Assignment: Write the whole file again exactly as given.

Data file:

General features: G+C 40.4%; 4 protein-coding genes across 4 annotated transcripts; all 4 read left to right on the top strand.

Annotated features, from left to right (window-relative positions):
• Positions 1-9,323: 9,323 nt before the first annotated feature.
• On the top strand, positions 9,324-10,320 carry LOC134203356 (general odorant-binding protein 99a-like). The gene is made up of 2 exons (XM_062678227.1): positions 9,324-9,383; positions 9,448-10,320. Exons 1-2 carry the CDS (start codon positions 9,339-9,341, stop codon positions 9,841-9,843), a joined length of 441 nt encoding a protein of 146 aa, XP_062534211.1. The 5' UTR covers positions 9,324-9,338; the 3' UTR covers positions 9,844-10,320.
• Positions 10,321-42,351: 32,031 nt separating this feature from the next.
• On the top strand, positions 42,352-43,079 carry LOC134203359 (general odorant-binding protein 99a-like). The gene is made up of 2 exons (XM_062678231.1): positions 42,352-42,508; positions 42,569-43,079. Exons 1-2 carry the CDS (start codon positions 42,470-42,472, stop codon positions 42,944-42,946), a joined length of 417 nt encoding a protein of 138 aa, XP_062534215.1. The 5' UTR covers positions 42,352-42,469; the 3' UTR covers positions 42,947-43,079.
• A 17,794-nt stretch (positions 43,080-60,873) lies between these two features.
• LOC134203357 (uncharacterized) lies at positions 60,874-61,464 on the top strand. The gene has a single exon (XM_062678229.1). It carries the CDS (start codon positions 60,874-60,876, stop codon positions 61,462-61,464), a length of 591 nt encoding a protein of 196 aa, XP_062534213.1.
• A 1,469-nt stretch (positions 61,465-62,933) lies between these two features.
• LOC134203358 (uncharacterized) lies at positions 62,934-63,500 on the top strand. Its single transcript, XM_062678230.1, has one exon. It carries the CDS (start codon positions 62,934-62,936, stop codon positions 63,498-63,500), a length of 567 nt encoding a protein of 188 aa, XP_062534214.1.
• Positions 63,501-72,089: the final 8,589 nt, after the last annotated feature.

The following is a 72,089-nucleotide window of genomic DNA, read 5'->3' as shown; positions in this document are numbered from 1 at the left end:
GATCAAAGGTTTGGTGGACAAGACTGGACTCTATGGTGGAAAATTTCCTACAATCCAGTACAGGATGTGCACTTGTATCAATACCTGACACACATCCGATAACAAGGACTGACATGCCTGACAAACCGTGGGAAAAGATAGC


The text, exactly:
General features: G+C 40.4%; 4 protein-coding genes across 4 annotated transcripts; all 4 read left to right on the top strand.

Annotated features, from left to right (window-relative positions):
• Positions 1-9,323: 9,323 nt before the first annotated feature.
• On the top strand, positions 9,324-10,320 carry LOC134203356 (general odorant-binding protein 99a-like). The gene is made up of 2 exons (XM_062678227.1): positions 9,324-9,383; positions 9,448-10,320. Exons 1-2 carry the CDS (start codon positions 9,339-9,341, stop codon positions 9,841-9,843), a joined length of 441 nt encoding a protein of 146 aa, XP_062534211.1. The 5' UTR covers positions 9,324-9,338; the 3' UTR covers positions 9,844-10,320.
• Positions 10,321-42,351: 32,031 nt separating this feature from the next.
• On the top strand, positions 42,352-43,079 carry LOC134203359 (general odorant-binding protein 99a-like). The gene is made up of 2 exons (XM_062678231.1): positions 42,352-42,508; positions 42,569-43,079. Exons 1-2 carry the CDS (start codon positions 42,470-42,472, stop codon positions 42,944-42,946), a joined length of 417 nt encoding a protein of 138 aa, XP_062534215.1. The 5' UTR covers positions 42,352-42,469; the 3' UTR covers positions 42,947-43,079.
• A 17,794-nt stretch (positions 43,080-60,873) lies between these two features.
• LOC134203357 (uncharacterized) lies at positions 60,874-61,464 on the top strand. The gene has a single exon (XM_062678229.1). It carries the CDS (start codon positions 60,874-60,876, stop codon positions 61,462-61,464), a length of 591 nt encoding a protein of 196 aa, XP_062534213.1.
• A 1,469-nt stretch (positions 61,465-62,933) lies between these two features.
• LOC134203358 (uncharacterized) lies at positions 62,934-63,500 on the top strand. Its single transcript, XM_062678230.1, has one exon. It carries the CDS (start codon positions 62,934-62,936, stop codon positions 63,498-63,500), a length of 567 nt encoding a protein of 188 aa, XP_062534214.1.
• Positions 63,501-72,089: the final 8,589 nt, after the last annotated feature.

The following is a 72,089-nucleotide window of genomic DNA, read 5'->3' as shown; positions in this document are numbered from 1 at the left end:
GATCAAAGGTTTGGTGGACAAGACTGGACTCTATGGTGGAAAATTTCCTACAATCCAGTACAGGATGTGCACTTGTATCAATACCTGACACACATCCGATAACAAGGACTGACATGCCTGACAAACCGTGGGAAAAGATAGC